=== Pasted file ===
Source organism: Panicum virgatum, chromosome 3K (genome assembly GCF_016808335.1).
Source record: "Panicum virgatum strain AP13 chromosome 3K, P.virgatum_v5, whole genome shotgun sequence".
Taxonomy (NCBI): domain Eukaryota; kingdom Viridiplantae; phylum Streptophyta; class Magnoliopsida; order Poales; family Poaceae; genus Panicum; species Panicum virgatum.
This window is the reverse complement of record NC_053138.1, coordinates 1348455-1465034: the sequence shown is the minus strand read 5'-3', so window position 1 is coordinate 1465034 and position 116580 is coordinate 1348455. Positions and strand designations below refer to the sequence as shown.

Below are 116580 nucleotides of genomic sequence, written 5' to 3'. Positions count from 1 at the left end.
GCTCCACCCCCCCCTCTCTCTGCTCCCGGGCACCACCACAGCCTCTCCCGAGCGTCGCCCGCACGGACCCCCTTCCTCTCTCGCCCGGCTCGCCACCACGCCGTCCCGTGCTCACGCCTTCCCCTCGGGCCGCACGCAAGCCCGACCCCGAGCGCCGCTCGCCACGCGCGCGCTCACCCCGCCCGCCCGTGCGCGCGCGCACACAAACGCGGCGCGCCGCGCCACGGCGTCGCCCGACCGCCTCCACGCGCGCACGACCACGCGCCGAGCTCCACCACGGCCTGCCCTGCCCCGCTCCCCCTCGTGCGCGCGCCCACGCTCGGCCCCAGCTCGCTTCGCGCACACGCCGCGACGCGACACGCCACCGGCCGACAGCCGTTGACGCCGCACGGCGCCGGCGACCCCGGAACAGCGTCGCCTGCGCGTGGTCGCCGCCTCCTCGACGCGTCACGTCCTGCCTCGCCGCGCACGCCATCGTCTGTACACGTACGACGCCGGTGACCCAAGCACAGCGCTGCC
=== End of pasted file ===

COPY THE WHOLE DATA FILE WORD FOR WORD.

Source organism: Panicum virgatum, chromosome 3K (genome assembly GCF_016808335.1).
Source record: "Panicum virgatum strain AP13 chromosome 3K, P.virgatum_v5, whole genome shotgun sequence".
Taxonomy (NCBI): domain Eukaryota; kingdom Viridiplantae; phylum Streptophyta; class Magnoliopsida; order Poales; family Poaceae; genus Panicum; species Panicum virgatum.
This window is the reverse complement of record NC_053138.1, coordinates 1348455-1465034: the sequence shown is the minus strand read 5'-3', so window position 1 is coordinate 1465034 and position 116580 is coordinate 1348455. Positions and strand designations below refer to the sequence as shown.

Below are 116580 nucleotides of genomic sequence, written 5' to 3'. Positions count from 1 at the left end.
GCTCCACCCCCCCCTCTCTCTGCTCCCGGGCACCACCACAGCCTCTCCCGAGCGTCGCCCGCACGGACCCCCTTCCTCTCTCGCCCGGCTCGCCACCACGCCGTCCCGTGCTCACGCCTTCCCCTCGGGCCGCACGCAAGCCCGACCCCGAGCGCCGCTCGCCACGCGCGCGCTCACCCCGCCCGCCCGTGCGCGCGCGCACACAAACGCGGCGCGCCGCGCCACGGCGTCGCCCGACCGCCTCCACGCGCGCACGACCACGCGCCGAGCTCCACCACGGCCTGCCCTGCCCCGCTCCCCCTCGTGCGCGCGCCCACGCTCGGCCCCAGCTCGCTTCGCGCACACGCCGCGACGCGACACGCCACCGGCCGACAGCCGTTGACGCCGCACGGCGCCGGCGACCCCGGAACAGCGTCGCCTGCGCGTGGTCGCCGCCTCCTCGACGCGTCACGTCCTGCCTCGCCGCGCACGCCATCGTCTGTACACGTACGACGCCGGTGACCCAAGCACAGCGCTGCC